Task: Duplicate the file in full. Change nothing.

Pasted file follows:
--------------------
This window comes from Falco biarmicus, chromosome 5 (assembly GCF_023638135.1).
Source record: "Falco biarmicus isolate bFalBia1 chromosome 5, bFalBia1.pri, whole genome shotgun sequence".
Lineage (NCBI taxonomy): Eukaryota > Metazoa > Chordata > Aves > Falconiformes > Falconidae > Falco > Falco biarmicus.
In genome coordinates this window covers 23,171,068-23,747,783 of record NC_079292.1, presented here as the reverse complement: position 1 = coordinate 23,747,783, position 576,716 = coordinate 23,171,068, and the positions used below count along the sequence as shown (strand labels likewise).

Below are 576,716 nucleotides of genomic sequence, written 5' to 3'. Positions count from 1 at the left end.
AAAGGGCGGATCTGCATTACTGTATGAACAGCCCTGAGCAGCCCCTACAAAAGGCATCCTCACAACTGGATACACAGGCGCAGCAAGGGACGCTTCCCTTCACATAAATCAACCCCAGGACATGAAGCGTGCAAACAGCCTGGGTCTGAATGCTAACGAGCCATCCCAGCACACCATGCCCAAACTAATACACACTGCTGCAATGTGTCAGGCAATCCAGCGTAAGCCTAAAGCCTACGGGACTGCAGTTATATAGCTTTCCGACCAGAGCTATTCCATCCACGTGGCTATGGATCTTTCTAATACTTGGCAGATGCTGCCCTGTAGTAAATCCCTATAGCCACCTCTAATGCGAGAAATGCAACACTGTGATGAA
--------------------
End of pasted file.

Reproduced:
This window comes from Falco biarmicus, chromosome 5 (assembly GCF_023638135.1).
Source record: "Falco biarmicus isolate bFalBia1 chromosome 5, bFalBia1.pri, whole genome shotgun sequence".
Lineage (NCBI taxonomy): Eukaryota > Metazoa > Chordata > Aves > Falconiformes > Falconidae > Falco > Falco biarmicus.
In genome coordinates this window covers 23,171,068-23,747,783 of record NC_079292.1, presented here as the reverse complement: position 1 = coordinate 23,747,783, position 576,716 = coordinate 23,171,068, and the positions used below count along the sequence as shown (strand labels likewise).

Below are 576,716 nucleotides of genomic sequence, written 5' to 3'. Positions count from 1 at the left end.
AAAGGGCGGATCTGCATTACTGTATGAACAGCCCTGAGCAGCCCCTACAAAAGGCATCCTCACAACTGGATACACAGGCGCAGCAAGGGACGCTTCCCTTCACATAAATCAACCCCAGGACATGAAGCGTGCAAACAGCCTGGGTCTGAATGCTAACGAGCCATCCCAGCACACCATGCCCAAACTAATACACACTGCTGCAATGTGTCAGGCAATCCAGCGTAAGCCTAAAGCCTACGGGACTGCAGTTATATAGCTTTCCGACCAGAGCTATTCCATCCACGTGGCTATGGATCTTTCTAATACTTGGCAGATGCTGCCCTGTAGTAAATCCCTATAGCCACCTCTAATGCGAGAAATGCAACACTGTGATGAA